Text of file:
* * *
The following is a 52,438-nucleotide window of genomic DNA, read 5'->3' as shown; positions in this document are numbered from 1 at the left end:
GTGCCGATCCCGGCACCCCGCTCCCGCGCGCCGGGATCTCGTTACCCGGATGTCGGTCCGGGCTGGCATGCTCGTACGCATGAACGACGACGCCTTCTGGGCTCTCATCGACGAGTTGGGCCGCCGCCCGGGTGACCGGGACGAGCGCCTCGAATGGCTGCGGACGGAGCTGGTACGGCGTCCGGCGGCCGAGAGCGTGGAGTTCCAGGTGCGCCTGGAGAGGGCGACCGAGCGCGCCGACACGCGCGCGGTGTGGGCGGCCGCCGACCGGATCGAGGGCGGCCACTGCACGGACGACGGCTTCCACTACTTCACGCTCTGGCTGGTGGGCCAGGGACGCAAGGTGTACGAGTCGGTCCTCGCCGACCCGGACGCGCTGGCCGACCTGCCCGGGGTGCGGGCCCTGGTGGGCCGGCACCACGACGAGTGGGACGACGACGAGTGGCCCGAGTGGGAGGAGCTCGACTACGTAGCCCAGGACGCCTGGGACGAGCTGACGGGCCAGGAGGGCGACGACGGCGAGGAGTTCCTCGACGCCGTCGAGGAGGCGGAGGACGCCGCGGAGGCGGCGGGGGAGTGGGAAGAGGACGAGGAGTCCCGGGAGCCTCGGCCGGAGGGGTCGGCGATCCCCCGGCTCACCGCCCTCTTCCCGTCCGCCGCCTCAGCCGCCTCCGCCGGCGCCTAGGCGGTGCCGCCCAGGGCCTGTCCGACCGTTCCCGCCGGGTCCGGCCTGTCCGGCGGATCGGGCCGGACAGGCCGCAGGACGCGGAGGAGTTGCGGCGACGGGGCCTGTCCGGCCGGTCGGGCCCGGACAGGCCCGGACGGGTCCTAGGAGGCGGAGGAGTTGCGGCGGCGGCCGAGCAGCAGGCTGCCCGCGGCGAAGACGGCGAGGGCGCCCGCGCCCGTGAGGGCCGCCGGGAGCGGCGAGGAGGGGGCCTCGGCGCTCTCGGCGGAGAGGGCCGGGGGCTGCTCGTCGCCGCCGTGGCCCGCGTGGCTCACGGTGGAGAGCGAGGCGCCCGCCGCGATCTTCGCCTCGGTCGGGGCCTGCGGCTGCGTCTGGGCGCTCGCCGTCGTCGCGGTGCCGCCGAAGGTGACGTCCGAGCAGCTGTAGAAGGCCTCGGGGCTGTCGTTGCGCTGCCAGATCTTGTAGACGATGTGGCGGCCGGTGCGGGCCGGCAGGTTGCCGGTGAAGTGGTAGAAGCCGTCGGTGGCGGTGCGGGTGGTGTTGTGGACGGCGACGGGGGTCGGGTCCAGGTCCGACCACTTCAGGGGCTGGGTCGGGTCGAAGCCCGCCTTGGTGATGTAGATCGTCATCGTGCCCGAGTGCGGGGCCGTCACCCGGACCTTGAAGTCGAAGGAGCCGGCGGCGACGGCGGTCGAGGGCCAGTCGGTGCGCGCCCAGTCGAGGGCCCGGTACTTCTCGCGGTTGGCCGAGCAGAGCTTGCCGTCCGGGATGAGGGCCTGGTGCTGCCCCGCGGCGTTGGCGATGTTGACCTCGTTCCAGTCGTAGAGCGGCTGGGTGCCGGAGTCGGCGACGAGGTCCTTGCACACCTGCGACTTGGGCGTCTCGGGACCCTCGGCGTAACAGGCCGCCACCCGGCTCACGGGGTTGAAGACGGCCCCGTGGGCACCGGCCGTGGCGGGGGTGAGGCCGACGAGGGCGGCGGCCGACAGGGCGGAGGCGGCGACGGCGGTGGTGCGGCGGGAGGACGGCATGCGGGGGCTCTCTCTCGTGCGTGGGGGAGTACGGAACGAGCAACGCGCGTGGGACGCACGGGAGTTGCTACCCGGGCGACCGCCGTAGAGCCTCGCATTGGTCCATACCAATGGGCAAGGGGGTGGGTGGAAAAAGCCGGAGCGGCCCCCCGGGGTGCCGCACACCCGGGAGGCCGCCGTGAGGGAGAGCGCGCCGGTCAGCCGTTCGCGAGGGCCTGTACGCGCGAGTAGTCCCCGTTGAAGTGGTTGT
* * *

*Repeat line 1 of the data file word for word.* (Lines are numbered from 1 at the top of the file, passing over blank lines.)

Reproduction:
The following is a 52,438-nucleotide window of genomic DNA, read 5'->3' as shown; positions in this document are numbered from 1 at the left end: